During the "Heating Up STEM to STEAM" session at the Americans for the Arts Annual Convention this past summer, I engaged Massachusetts Senate President Pro Tem Stan Rosenberg in a tête-à-tête about workforce development. Below is the first half of a conversation we had on the panel (You can access the full session via Convention On-Demand):
"This [educational] system that we have today was created by industry to create the workforce they needed. We’re going to need to get business leaders [involved], as it happened in Massachusetts. If you [arts education advocates] want to talk to somebody other than your arts friends or your educator, talk to your business man—that if you’re going to have the workforce that you want, you need to have the kind of education system that will give you that workforce.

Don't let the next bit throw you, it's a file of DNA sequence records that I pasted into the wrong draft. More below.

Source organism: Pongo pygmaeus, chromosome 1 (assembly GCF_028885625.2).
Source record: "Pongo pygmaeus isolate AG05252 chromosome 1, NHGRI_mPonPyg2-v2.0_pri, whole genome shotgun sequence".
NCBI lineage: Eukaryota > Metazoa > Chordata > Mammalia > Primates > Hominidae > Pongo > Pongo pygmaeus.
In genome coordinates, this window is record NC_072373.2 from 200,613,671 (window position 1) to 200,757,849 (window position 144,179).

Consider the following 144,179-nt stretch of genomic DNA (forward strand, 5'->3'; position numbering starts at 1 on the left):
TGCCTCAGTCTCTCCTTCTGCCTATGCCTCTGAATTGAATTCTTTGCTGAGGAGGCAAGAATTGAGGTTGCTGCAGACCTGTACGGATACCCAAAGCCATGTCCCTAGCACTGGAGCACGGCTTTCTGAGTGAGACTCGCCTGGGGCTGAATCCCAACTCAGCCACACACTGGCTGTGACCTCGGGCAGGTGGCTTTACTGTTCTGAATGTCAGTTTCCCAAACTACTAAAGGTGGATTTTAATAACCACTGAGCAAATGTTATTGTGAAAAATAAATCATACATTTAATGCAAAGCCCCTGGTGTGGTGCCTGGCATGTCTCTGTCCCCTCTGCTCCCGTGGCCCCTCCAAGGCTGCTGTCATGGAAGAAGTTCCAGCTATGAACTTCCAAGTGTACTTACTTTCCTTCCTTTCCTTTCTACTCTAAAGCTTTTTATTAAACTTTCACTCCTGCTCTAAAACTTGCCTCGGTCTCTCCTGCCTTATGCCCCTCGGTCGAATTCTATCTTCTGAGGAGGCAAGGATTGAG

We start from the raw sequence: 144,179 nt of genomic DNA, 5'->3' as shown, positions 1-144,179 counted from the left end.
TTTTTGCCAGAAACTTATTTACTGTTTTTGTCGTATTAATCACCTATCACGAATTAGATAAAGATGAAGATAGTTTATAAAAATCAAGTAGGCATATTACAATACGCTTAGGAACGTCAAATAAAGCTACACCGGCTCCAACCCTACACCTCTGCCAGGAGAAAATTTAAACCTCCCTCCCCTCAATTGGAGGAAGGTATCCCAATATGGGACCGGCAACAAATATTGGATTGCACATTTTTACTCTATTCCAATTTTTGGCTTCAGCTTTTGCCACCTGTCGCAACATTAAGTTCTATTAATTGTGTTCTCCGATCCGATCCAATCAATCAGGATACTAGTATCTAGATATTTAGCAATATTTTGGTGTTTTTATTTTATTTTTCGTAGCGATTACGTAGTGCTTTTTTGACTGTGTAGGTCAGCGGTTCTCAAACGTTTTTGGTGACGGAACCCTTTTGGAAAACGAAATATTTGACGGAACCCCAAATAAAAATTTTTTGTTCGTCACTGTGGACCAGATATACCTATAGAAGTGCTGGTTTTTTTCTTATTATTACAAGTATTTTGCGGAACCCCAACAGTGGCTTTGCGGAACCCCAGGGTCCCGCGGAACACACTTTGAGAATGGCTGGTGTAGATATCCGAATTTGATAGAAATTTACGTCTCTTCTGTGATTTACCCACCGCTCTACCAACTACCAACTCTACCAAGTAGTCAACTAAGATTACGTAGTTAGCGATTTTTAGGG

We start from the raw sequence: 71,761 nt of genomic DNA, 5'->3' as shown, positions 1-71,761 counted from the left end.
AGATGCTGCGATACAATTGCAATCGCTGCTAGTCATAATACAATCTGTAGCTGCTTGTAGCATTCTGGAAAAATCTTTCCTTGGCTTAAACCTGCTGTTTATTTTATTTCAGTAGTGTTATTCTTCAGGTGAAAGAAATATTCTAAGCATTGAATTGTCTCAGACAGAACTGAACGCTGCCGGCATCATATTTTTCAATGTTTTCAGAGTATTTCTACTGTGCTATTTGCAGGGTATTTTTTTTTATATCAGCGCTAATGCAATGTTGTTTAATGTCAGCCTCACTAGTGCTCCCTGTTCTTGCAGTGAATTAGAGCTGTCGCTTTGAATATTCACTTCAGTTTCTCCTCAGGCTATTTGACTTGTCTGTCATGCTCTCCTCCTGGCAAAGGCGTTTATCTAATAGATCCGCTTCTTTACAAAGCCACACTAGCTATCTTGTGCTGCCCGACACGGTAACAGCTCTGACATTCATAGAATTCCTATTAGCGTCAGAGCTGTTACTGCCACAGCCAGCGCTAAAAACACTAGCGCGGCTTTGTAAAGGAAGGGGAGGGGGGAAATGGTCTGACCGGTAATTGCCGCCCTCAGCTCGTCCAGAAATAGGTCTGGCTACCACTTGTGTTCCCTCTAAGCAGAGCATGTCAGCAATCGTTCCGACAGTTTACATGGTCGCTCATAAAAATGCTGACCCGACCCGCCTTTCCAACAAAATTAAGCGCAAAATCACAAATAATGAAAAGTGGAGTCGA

This [expanded arts education] will not, in my opinion, happen if it does not get embraced by business. And I could go on for a long time about what I think that may mean. But talk about wanting to expand this—the next person you want to talk to besides your neighbor and your arts advocate [is the business man]...
Why do business people not embrace this? And [not] give money to it? What I saw was that individual business people give a lot of money. From a philanthropic standpoint, most every community prospers from the rich people from the business world that give money. But businesses don’t. Why is that? I think it’s really very simple…it’s called quarterly earnings.Read More